If you feel like you are a victim of Identity Theft contact your local Deerwood Bank office. Additional resources are provided below. Any of our bankers are able to assist you with completing any of the following tasks.

Identity Theft Recovery Plan Booklet *PDF*

Here are links that are helpful and can inform you about steps you can take when you are a victim of Identity Theft.

Federal Trade Commission –

1-877-438-4338 600
600 Pennsylvania Avenue, NW
Washington, DC 20580

You will want to notify one of these three credit bureau companies.

To report fraud:
PO Box 740241
Atlanta, GA 30374-0241

To report fraud:
PO Box 9532

Allen, TX 75013


To report fraud:
PO Box 6790

Fullerton, CA 92834


scam alert

Equifax Security Breach

On 9/7/17 Equifax announced a “cybersecurity incident potentially impacting approximately 143 million U.S. consumers”. They have also stated there is “no evidence of unauthorized access to core consumer or commercial credit reporting databases.”

We at Deerwood Bank understand you may be concerned about the security of your personal information. For additional information regarding the breach, click here. You can also sign up for the Equifax Lock & Alert program, that allows you to lock and unlock your credit report right from your smartphone. For more information visit, Equifax Lock & Alert page.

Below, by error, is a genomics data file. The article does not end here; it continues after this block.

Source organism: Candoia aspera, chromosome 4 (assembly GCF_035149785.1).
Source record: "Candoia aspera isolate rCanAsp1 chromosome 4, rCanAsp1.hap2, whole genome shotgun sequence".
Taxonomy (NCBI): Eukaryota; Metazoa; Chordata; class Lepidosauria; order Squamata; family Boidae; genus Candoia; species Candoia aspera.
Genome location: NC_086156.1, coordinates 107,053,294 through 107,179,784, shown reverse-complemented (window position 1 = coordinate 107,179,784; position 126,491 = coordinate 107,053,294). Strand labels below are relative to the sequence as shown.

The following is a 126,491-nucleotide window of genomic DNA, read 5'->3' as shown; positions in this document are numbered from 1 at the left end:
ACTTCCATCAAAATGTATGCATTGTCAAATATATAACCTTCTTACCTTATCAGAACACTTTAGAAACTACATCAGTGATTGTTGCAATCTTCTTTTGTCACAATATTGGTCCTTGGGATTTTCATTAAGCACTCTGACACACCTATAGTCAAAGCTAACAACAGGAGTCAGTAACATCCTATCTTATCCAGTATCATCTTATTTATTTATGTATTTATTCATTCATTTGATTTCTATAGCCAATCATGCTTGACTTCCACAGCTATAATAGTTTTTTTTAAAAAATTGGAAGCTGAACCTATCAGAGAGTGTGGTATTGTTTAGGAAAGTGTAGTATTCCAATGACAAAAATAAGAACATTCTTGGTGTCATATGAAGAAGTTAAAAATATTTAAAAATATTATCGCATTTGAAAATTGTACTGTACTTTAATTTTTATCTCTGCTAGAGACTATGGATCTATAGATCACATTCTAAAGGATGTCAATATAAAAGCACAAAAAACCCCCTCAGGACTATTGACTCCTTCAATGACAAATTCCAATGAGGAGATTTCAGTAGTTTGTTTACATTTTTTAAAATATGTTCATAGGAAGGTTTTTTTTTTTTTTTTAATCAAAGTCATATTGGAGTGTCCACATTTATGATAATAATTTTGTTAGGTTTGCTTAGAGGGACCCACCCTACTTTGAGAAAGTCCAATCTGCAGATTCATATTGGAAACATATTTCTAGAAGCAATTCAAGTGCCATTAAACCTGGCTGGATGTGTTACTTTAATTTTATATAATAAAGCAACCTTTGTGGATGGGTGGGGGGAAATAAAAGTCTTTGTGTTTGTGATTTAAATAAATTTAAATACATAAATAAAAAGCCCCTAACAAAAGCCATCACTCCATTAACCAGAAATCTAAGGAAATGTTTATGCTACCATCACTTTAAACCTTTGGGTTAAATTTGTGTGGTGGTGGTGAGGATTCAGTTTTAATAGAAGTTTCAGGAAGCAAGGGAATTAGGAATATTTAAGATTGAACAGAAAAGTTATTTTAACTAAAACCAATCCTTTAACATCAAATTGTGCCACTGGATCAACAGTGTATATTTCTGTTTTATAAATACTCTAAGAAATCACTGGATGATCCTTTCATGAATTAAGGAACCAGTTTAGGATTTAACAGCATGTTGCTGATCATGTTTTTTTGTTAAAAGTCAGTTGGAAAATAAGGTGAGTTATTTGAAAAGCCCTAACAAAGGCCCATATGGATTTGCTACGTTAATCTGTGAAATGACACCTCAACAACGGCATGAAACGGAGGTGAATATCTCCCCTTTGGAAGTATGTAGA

Equifax will send direct mail notices to consumers whose credit card numbers or dispute documents with personal identifying information were impacted.

As a service to our customers, Deerwood Bank is providing this information for security purposes only. We are not making any recommendations of action or inaction.

Additional Articles:

Deerwood Bank Recognizes World Elder Abuse Awareness Day